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Working with stable metalloboranes


Opening up the metalloborane compound field
Norman Greenwood Scientist
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The other part of the boron hydride work we did was quite different. We were reacting specific boron hydrides, B5, B6 and so forth. For example, we’d thermolise B5H9 with iron pentacarbonyl and we found that B5 is a pyramid of four hydrogens [sic – should be borons] in a base and an apex. The apex boron came off and iron tricarbonyl was there and we got a neat, very stable molecule. That would be a simple and straightforward action but what happened was that when one put other elements in like ruthenium, for example, the platinum metals, iridium, we got extraordinary mixtures and completely unprecedented structures where two boranes would join up by having a platinum unit in the middle of one or two platinums and so forth, and we were able to open up this new field of metallo-borane compounds to give a very rich range of chemistry, and the way we were able to make progress was because, firstly, many of these compounds were crystalline solids and the group got very expert at making the compounds, recrystalising them and then doing an X-ray crystal structure and so it wasn’t necessary to analyse any more by analytical chemical means. We would have crystals with a known structure and you would know precisely what it was. And that was made possible, of course, by the advent of computers which though we haven’t mentioned them before were actually coming into use about this time. In the early ‘60s you would rarely see a computer in a chemistry lab. You certainly wouldn’t see a desktop computer. The university might have a mainframe computer and many of the experiments would be connected by a landline to the main computer. But the idea of having a computer integral with the apparatus was something in the ‘60s and ‘70s which was not feasible.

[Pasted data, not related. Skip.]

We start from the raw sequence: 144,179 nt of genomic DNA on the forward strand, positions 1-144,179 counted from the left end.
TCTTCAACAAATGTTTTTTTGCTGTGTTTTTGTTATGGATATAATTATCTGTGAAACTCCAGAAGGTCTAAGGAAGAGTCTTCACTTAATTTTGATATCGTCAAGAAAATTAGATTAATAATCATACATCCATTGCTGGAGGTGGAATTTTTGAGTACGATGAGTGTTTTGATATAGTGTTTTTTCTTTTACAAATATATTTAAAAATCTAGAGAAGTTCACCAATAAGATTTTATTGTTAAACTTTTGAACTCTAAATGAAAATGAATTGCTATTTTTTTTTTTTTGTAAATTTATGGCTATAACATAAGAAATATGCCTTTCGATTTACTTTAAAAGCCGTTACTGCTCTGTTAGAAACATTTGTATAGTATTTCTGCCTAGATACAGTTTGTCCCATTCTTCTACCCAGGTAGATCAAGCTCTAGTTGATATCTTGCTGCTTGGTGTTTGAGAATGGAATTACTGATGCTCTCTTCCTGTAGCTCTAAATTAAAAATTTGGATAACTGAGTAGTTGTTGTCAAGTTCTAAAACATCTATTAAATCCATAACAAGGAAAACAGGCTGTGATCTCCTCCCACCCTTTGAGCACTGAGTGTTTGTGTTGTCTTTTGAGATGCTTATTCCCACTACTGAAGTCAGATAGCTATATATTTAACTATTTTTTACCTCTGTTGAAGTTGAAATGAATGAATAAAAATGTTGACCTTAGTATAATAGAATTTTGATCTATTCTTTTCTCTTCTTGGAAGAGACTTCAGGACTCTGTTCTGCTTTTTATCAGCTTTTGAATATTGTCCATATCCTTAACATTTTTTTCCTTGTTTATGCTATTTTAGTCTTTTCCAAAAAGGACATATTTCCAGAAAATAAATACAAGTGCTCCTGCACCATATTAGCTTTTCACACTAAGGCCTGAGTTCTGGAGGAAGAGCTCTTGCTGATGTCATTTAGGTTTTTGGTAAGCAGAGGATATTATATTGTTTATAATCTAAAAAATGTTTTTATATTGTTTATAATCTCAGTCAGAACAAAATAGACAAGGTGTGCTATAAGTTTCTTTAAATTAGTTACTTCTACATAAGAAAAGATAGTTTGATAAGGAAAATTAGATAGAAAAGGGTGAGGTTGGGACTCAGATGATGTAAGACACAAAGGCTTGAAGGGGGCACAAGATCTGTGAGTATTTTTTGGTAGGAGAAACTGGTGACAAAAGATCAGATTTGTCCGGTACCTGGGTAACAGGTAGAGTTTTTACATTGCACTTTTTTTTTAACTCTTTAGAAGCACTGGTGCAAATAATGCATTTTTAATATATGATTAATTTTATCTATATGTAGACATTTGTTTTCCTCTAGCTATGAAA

Norman Greenwood (1925-2012) was born in Australia and graduated from Melbourne University before going to Cambridge. His wide-ranging research in inorganic and structural chemistry made major advances in the chemistry of boron hydrides and other main-group element compounds. He also pioneered the application of Mössbauer spectroscopy to problems in chemistry. He was a prolific writer and inspirational lecturer on chemical and educational themes, and held numerous visiting professorships throughout the world.

Listeners: Brian Johnson

Professor Brian FG Johnson FRS, FRSE, FRS Chem, FAcad Eu, FAS. Professor of Inorganic Chemistry University of Edinburgh 1991-1995, Professor of Inorganic Chemistry University of Cambridge 1995-2005, Master Fitzwilliam College Cambridge 1999-2005. Research interests include studies of transition metal carbonyls, organometallic chemistry, nano- particles and homogeneous catalysis. Professor Johnson is the author of over 1000 research articles and papers.

Tags: 1960s, 1970s

Duration: 2 minutes, 36 seconds

Date story recorded: May 2011

Date story went live: 25 November 2011